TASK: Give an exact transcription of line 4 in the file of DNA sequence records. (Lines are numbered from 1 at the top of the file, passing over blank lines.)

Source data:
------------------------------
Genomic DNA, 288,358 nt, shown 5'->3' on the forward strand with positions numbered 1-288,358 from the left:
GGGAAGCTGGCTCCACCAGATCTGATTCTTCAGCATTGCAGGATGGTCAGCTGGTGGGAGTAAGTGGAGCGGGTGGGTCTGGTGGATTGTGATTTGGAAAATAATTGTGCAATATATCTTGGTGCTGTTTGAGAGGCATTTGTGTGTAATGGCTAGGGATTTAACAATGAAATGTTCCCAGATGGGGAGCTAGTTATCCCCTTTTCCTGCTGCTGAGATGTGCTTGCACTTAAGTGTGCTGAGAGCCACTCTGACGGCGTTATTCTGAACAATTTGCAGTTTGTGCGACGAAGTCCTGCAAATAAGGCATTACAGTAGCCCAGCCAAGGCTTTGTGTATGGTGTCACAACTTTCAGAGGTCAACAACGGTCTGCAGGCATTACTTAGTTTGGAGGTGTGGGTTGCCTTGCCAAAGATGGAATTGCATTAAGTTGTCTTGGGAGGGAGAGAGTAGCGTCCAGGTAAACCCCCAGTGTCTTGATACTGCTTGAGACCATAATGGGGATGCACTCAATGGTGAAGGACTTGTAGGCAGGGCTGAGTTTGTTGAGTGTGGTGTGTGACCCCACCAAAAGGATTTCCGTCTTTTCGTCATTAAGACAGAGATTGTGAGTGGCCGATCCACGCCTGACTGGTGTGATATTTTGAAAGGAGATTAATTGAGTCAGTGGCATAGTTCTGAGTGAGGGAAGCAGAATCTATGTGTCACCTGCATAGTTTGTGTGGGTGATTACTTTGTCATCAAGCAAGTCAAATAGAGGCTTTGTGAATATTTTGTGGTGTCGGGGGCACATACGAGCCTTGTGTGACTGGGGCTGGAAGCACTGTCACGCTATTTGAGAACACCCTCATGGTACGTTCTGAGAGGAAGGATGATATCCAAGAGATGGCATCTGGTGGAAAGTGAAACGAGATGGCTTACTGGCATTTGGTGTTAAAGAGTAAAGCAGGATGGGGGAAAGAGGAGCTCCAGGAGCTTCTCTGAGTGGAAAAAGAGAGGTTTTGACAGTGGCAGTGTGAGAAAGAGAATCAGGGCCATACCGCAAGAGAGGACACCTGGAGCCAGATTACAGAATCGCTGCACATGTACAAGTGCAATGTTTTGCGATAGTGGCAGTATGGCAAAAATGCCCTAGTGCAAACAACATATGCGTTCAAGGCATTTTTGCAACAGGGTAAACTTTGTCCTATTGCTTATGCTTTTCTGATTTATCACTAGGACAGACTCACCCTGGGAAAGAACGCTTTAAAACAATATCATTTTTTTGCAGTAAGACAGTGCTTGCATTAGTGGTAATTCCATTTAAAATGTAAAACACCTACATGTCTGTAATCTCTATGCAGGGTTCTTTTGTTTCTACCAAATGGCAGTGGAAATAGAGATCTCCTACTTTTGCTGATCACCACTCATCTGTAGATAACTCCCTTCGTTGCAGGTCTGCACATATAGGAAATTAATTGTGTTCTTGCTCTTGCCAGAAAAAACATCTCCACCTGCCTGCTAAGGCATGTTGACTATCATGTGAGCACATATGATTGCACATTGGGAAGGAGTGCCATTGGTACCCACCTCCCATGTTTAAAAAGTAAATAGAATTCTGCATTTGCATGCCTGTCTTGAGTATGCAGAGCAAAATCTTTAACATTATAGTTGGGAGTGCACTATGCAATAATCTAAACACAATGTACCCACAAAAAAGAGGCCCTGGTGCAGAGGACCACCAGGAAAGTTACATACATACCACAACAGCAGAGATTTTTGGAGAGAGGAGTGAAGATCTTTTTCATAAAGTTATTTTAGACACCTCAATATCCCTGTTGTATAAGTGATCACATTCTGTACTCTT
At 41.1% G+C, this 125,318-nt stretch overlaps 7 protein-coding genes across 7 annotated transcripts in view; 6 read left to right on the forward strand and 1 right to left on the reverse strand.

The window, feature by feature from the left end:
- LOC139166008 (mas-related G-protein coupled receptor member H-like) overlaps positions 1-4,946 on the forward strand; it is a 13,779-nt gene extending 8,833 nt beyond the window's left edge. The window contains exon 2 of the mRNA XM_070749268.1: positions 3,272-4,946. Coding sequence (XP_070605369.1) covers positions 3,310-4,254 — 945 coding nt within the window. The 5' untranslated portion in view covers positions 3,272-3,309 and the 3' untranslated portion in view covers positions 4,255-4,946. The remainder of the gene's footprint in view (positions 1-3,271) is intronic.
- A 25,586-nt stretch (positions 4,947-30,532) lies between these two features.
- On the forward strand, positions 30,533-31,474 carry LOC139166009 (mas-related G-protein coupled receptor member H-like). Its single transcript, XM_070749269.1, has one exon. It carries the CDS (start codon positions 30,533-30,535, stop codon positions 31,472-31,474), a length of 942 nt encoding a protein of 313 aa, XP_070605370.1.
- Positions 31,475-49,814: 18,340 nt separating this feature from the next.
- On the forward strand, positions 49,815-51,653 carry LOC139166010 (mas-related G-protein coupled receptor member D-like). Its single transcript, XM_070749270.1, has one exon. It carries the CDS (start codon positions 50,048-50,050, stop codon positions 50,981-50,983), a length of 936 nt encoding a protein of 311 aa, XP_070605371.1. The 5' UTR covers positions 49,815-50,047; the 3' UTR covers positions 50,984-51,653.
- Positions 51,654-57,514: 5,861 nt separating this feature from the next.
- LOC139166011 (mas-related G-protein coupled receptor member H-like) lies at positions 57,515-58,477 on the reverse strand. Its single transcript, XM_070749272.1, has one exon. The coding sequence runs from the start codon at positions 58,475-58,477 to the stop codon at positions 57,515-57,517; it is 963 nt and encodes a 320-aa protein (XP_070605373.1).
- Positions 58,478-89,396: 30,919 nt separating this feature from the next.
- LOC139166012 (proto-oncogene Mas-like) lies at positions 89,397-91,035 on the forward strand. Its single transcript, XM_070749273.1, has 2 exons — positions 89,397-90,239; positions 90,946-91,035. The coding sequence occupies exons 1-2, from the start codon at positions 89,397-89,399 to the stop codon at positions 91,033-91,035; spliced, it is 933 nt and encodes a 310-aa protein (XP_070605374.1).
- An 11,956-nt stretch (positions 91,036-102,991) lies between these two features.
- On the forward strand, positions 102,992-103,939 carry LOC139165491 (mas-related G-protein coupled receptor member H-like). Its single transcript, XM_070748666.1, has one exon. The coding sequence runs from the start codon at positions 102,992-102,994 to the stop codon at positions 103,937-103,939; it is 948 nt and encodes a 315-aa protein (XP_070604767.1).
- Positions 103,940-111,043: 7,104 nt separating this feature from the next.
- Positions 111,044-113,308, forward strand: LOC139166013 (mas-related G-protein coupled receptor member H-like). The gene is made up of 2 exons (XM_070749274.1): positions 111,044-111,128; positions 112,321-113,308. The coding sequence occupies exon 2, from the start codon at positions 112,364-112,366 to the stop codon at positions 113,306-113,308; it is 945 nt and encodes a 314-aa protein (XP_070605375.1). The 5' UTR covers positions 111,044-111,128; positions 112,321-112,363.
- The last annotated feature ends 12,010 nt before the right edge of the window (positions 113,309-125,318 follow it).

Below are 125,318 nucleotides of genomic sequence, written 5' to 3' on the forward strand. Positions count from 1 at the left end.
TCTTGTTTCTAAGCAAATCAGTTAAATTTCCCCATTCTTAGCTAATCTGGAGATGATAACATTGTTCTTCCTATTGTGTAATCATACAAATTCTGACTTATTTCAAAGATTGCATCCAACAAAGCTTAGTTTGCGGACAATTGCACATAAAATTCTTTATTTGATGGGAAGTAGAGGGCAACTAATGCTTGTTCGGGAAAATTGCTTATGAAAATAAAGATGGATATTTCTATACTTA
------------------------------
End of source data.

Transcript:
The window, feature by feature from the left end: